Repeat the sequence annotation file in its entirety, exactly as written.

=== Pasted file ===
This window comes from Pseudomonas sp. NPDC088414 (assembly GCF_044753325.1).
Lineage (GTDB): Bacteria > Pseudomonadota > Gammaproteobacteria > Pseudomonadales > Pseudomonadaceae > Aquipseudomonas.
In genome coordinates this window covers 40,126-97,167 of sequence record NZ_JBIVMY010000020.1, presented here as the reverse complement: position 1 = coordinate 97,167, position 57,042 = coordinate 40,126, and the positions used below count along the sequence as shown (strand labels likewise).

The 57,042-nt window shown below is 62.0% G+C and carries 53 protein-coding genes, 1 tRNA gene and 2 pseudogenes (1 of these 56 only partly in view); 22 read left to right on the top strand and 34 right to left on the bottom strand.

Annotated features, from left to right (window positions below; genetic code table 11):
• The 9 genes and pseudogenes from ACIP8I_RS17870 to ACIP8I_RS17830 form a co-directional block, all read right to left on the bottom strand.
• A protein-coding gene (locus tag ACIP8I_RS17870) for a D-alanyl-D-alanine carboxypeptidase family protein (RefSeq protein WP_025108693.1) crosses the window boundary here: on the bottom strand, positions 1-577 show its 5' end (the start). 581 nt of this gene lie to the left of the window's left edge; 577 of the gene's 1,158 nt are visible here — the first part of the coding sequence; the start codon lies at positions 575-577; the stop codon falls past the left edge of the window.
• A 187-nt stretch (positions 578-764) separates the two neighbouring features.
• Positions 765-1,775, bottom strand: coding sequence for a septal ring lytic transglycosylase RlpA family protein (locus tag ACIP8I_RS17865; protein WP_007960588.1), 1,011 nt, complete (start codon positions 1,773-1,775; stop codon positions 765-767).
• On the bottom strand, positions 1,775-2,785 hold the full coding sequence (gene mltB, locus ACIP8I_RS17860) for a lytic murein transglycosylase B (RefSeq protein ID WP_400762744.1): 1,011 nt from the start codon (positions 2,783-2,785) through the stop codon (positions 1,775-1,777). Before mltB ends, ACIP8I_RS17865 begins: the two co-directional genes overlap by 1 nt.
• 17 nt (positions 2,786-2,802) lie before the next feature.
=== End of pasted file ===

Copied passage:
This window comes from Pseudomonas sp. NPDC088414 (assembly GCF_044753325.1).
Lineage (GTDB): Bacteria > Pseudomonadota > Gammaproteobacteria > Pseudomonadales > Pseudomonadaceae > Aquipseudomonas.
In genome coordinates this window covers 40,126-97,167 of sequence record NZ_JBIVMY010000020.1, presented here as the reverse complement: position 1 = coordinate 97,167, position 57,042 = coordinate 40,126, and the positions used below count along the sequence as shown (strand labels likewise).

The 57,042-nt window shown below is 62.0% G+C and carries 53 protein-coding genes, 1 tRNA gene and 2 pseudogenes (1 of these 56 only partly in view); 22 read left to right on the top strand and 34 right to left on the bottom strand.

Annotated features, from left to right (window positions below; genetic code table 11):
• The 9 genes and pseudogenes from ACIP8I_RS17870 to ACIP8I_RS17830 form a co-directional block, all read right to left on the bottom strand.
• A protein-coding gene (locus tag ACIP8I_RS17870) for a D-alanyl-D-alanine carboxypeptidase family protein (RefSeq protein WP_025108693.1) crosses the window boundary here: on the bottom strand, positions 1-577 show its 5' end (the start). 581 nt of this gene lie to the left of the window's left edge; 577 of the gene's 1,158 nt are visible here — the first part of the coding sequence; the start codon lies at positions 575-577; the stop codon falls past the left edge of the window.
• A 187-nt stretch (positions 578-764) separates the two neighbouring features.
• Positions 765-1,775, bottom strand: coding sequence for a septal ring lytic transglycosylase RlpA family protein (locus tag ACIP8I_RS17865; protein WP_007960588.1), 1,011 nt, complete (start codon positions 1,773-1,775; stop codon positions 765-767).
• On the bottom strand, positions 1,775-2,785 hold the full coding sequence (gene mltB, locus ACIP8I_RS17860) for a lytic murein transglycosylase B (RefSeq protein ID WP_400762744.1): 1,011 nt from the start codon (positions 2,783-2,785) through the stop codon (positions 1,775-1,777). Before mltB ends, ACIP8I_RS17865 begins: the two co-directional genes overlap by 1 nt.
• 17 nt (positions 2,786-2,802) lie before the next feature.